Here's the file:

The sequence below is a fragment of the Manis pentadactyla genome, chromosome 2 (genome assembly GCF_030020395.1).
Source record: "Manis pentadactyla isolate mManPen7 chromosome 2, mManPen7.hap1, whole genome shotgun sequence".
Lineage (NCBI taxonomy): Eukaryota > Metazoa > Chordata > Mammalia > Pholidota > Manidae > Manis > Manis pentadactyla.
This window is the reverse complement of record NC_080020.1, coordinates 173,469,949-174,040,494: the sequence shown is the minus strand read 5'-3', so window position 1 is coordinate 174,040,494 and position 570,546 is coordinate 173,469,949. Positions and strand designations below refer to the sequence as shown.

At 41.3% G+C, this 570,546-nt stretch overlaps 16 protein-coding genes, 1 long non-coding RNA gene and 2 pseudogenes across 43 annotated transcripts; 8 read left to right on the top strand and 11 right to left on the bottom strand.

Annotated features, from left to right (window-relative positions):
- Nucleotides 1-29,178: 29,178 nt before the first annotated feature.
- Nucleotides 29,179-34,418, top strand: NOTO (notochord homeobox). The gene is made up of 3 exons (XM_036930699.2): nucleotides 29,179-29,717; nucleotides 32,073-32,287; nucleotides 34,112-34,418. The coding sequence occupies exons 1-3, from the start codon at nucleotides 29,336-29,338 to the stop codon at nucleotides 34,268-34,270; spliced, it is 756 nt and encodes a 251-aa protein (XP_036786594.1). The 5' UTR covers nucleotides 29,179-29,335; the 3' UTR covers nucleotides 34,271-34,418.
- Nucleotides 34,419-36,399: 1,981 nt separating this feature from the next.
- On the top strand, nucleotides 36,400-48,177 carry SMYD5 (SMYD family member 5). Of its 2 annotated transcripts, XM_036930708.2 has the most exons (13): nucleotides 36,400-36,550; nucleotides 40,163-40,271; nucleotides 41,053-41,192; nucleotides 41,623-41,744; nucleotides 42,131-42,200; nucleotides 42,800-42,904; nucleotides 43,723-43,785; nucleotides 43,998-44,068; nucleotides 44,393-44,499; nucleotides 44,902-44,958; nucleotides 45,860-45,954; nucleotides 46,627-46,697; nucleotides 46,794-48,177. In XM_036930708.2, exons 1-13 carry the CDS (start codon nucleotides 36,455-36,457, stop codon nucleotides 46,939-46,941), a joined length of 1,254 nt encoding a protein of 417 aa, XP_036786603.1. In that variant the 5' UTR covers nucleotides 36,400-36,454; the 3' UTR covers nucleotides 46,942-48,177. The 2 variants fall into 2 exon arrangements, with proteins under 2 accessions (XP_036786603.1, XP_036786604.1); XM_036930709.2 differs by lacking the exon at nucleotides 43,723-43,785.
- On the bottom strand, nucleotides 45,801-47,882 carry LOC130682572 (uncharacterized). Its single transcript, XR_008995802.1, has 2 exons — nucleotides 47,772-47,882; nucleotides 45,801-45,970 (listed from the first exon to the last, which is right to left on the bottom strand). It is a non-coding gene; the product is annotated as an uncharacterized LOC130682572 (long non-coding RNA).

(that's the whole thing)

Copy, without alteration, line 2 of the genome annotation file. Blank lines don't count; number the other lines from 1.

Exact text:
Source record: "Manis pentadactyla isolate mManPen7 chromosome 2, mManPen7.hap1, whole genome shotgun sequence".